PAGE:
October is Breast Cancer Awareness Month – a disease that claims the lives of 1,000 women each month in the UK alone. The Best You chatted with Yinka Ebo, the Health Information Lead at Breakthrough Breast Cancer to find out more.
What is Breakthrough?
Breakthrough Breast Cancer is the UK’s leading breast cancer research charity. We are determined to stop breast cancer from taking the women we love. Our cutting-edge research is focused entirely on breast cancer. We’re discovering how to prevent it, how to detect it earlier, and how to treat it more effectively. We’re taking on breast cancer at every stage and for every woman, learning how to control and outwit the disease so that, one day, we can stop it from taking lives.
How common is breast cancer?
Breast cancer is the most common cancer in the UK. One in eight women will face it. Although more women are surviving breast cancer, sadly this month alone, 1,000 women will lose their lives to the disease.
What are the early signs?
Most women know that a lump is a sign of breast cancer but there are other signs and symptoms to look out for as well. At Breakthrough we believe that it’s as simple as Touch, Look, Check (TLC).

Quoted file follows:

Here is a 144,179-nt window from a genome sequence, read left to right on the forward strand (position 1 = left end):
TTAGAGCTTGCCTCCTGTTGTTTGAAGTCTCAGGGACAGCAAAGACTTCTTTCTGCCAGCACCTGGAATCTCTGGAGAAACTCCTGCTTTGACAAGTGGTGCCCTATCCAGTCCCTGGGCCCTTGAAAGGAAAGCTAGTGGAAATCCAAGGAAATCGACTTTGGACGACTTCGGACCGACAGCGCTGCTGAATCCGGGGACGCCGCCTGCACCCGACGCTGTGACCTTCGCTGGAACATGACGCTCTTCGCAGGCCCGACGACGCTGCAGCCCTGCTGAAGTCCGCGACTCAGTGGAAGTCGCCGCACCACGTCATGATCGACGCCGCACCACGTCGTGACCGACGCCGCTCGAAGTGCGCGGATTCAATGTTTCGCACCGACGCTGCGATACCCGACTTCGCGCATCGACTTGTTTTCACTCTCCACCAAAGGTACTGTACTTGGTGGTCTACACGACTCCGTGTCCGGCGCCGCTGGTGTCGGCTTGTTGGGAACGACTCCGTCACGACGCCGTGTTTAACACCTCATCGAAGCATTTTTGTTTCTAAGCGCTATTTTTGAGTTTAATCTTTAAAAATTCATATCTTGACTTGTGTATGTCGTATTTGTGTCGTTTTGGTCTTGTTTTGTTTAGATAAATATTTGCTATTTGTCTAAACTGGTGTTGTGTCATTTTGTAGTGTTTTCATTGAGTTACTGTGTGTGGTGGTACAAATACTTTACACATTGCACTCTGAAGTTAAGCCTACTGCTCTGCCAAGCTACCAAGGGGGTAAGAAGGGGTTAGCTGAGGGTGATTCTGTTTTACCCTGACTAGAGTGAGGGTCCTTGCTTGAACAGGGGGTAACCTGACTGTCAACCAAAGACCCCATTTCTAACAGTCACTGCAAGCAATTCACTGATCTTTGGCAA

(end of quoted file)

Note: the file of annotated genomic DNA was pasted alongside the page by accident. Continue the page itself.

These include changes to the size and shape of your breast, changes in skin texture, colour, nipple appearance or discharge.
Breakthrough has produced a pocket-sized TLC guide – small and portable – which serves as a handy reminder to women to be breast aware.
Being breast aware simply means knowing what your breasts normally look and feel like, being on the lookout for any unusual changes and getting them checked out by your doctor. For more information and to download a free TLC guide visit www.breakthrough.org.uk.
How often should women check their breasts?
The earlier breast cancer is found, the better the chance of beating it. That’s why it’s so important to get to know what’s normal for you so it will be easier to spot any unusual changes.
No one knows your body better than you, and everyone will have their own way of checking their breasts – there’s no special technique and you don’t need any training.
You may normally feel breast tissue changes or pain before or during your periods. This is why it’s important to check your breasts regularly so you get to know how they look and feel at different times of the month and can notice any changes.
How often should you be invited for a mammogram?
You should be invited to attend a breast-screening appointment every three years.
When should you expect to be invited for mammograms (age)?
Because the programme is a rolling one, which invites women from GP practices in turn, not every woman receives an invitation as soon as she is 50. But she will receive her first invitation before her 53rd birthday.
Once women reach the upper age limit (70) for routine invitations for breast screening, they are still eligible for free screening, but they won’t be automatically invited, so they just need to make their own appointment.